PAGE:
STOCKHOLM — Swedish Foreign Minister Carl Bildt has come under fire for not doing enough to help two Swedish journalists held in Ethiopia on terrorism charges, amid reports that their investigations could damage him.
Photographer Johan Persson, 29, and reporter Martin Schibbye, 30, both freelancers, were arrested in Ethiopia's Ogaden region on July 1 after entering the country from Somalia with the rebel Ogaden National Liberation Front (ONLF).
Persson and Schibbye have been charged with engaging in terrorist activities, abetting an illegal terrorist group and entering the country illegally.
Their trial is set to open on Tuesday, and they risk up to 20 years in prison if convicted.
Bildt enraged the media, and others, when he failed to immediately demand the release of the pair and implied shortly after their arrest that they only had themselves to blame since "they were in a zone where we have issued a travel warning."
He has since called on Ethiopia to free the pair, but media and human rights organisations have blasted the foreign minister for dragging his feet and failing to secure their release in the crucial first days of their detention.
The case took on a new dimension when Swedish media in September revealed the pair were in the remote southeastern region of Ogaden, populated mainly by ethnic Somalis, to investigate the activities of a company affiliated to Lundin Petroleum, a Swedish oil group.
Bildt served as a Lundin board member from 2000 until 2006 when he was appointed foreign minister.
Several media have said Persson and Schibbye were in Ogaden to report on human rights abuses being committed in Ogaden by the Ethiopian military to protect the foreign oil operations -- including Lundin's -- in their war against the ONLF rebels.
The ONLF, formed in 1984, has been fighting for the independence of Ogaden, which the rebels say has been marginalised by Addis Ababa.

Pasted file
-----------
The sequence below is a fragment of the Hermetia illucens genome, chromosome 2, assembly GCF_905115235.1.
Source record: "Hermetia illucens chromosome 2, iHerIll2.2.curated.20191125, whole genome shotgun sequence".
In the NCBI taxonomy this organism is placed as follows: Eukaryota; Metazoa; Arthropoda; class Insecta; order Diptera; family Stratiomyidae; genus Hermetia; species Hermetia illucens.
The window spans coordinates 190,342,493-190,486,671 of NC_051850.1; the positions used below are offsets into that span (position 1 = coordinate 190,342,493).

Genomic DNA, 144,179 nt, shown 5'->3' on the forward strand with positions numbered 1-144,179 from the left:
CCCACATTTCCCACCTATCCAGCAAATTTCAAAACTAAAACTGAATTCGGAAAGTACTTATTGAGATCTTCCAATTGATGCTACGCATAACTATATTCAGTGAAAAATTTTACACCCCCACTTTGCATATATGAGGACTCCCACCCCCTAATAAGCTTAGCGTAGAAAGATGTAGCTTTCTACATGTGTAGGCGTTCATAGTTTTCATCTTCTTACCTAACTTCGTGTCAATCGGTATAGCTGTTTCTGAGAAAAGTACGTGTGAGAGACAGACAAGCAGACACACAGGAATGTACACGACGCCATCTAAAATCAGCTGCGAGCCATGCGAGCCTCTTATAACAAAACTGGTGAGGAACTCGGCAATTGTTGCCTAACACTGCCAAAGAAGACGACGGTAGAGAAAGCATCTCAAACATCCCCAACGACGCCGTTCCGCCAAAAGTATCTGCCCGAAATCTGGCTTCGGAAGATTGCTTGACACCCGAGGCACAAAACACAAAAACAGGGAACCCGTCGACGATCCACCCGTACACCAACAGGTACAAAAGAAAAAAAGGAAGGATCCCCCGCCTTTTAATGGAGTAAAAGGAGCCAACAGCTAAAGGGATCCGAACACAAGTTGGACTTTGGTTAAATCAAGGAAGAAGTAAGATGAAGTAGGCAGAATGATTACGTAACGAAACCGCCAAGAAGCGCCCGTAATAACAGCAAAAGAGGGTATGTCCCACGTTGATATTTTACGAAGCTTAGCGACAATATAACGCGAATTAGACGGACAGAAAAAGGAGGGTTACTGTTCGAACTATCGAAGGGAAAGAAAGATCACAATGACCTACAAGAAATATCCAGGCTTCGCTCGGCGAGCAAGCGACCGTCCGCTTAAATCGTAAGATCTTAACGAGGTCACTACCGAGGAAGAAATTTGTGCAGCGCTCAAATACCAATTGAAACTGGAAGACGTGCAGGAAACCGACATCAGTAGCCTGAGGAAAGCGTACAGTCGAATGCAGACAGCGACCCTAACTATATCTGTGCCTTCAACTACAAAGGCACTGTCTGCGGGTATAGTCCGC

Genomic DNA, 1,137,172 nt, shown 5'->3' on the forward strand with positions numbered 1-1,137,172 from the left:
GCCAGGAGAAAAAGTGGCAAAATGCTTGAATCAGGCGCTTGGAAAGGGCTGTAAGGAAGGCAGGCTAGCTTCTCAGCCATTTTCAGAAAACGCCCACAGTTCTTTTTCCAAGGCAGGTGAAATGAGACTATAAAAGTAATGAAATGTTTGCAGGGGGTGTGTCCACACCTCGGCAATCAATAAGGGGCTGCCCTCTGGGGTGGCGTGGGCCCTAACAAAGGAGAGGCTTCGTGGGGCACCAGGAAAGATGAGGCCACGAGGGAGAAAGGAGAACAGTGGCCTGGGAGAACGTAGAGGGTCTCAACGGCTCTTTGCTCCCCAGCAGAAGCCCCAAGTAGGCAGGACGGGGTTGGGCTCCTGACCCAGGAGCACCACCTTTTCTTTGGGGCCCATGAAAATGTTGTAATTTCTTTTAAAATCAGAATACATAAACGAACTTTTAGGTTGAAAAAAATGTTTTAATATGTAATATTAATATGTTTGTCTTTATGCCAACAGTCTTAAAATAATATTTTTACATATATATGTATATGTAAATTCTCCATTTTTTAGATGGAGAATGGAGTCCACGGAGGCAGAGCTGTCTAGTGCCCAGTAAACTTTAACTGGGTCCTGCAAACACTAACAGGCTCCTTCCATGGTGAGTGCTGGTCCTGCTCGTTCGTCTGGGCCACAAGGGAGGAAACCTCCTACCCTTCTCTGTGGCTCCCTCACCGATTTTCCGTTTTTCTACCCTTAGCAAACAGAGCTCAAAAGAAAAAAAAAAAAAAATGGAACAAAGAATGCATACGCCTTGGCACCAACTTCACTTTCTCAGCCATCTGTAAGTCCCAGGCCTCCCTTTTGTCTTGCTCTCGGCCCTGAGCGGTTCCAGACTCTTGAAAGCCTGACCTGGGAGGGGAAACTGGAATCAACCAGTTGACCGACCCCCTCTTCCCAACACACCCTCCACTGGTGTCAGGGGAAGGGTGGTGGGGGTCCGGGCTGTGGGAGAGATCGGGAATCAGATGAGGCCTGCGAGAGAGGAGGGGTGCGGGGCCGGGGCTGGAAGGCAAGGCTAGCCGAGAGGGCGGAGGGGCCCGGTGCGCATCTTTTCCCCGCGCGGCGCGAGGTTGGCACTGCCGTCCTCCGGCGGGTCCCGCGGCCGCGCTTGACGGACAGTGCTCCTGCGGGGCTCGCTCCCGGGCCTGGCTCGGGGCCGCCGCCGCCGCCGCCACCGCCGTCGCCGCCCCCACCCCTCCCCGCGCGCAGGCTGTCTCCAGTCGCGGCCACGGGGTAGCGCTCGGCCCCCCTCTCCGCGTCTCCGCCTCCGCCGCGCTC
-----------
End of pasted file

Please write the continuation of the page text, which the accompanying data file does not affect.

Kerstin Lundell, the author of a book on Lundin's activities in Africa, wrote in a recent newspaper article that "the fact that Carl Bildt has reason to hide what is going on in Ogaden could explain why these journalists are still in prison."
"Innocent civilians are being jailed, tortured, raped and killed because the military thinks they may hurt the oil companies' operations. Lundin Petroleum is no longer there, its activities have been taken over by Africa Oil. But this company is a part of the Lundin sphere," she wrote in Sweden's paper of reference Dagens Nyheter on September 13.
Bildt has remained tight-lipped on the subject amid the government's expressed policy of silent diplomacy.
Pressed to explain his role in Lundin's operations by several media in recent weeks, Bildt told Dagens Nyheter on Sunday that he was no longer a board member when Lundin was granted a concession for oil exploration in Ethiopia.
He has previously denounced what he calls a "political campaign" against him.
Desiree Pethrus, a member of parliament for the government coalition member Christian Democrats, on Sunday lamented Bildt's handling of the matter.
"I think he could have made more political statements. It is of course a consular issue, but it's also a political issue and I think Bildt should have picked up on that," she told Dagens Nyheter.
The editor-in-chief of news magazine Filter which Persson and Schibbye were on assignment for, Matthias Goeransson, has meanwhile reacted strongly to the Swedish government's lack of involvement and its claim that the issue is not a political one but a consular one.
"It's very, very strange the way Carl Bildt and (Prime Minister) Fredrik Reinfeldt... have claimed this is not a political issue. It's totally crazy. Because Ethiopia has made it a political issue," he told AFP.
Ethiopian Prime Minister Meles Zenawi, interviewed during a recent visit to Oslo, told Norwegian daily Aftenposten the pair were "at the very least, messenger boys of a terrorist organisation. They are not journalists."
"Why would a journalist be involved with a terrorist organisation and enter a country with that terrorist organisation, escorted by armed terrorists, and participate in a fighting in which this terrorist organization was involved? If that is journalism, I don't know what terrorism is."
His comments have raised fears the pair will not be given a fair trial.
According to the press freedom watchdog Committee to Protect Journalists, Ethiopia is one of Africa's most restrictive countries for media.
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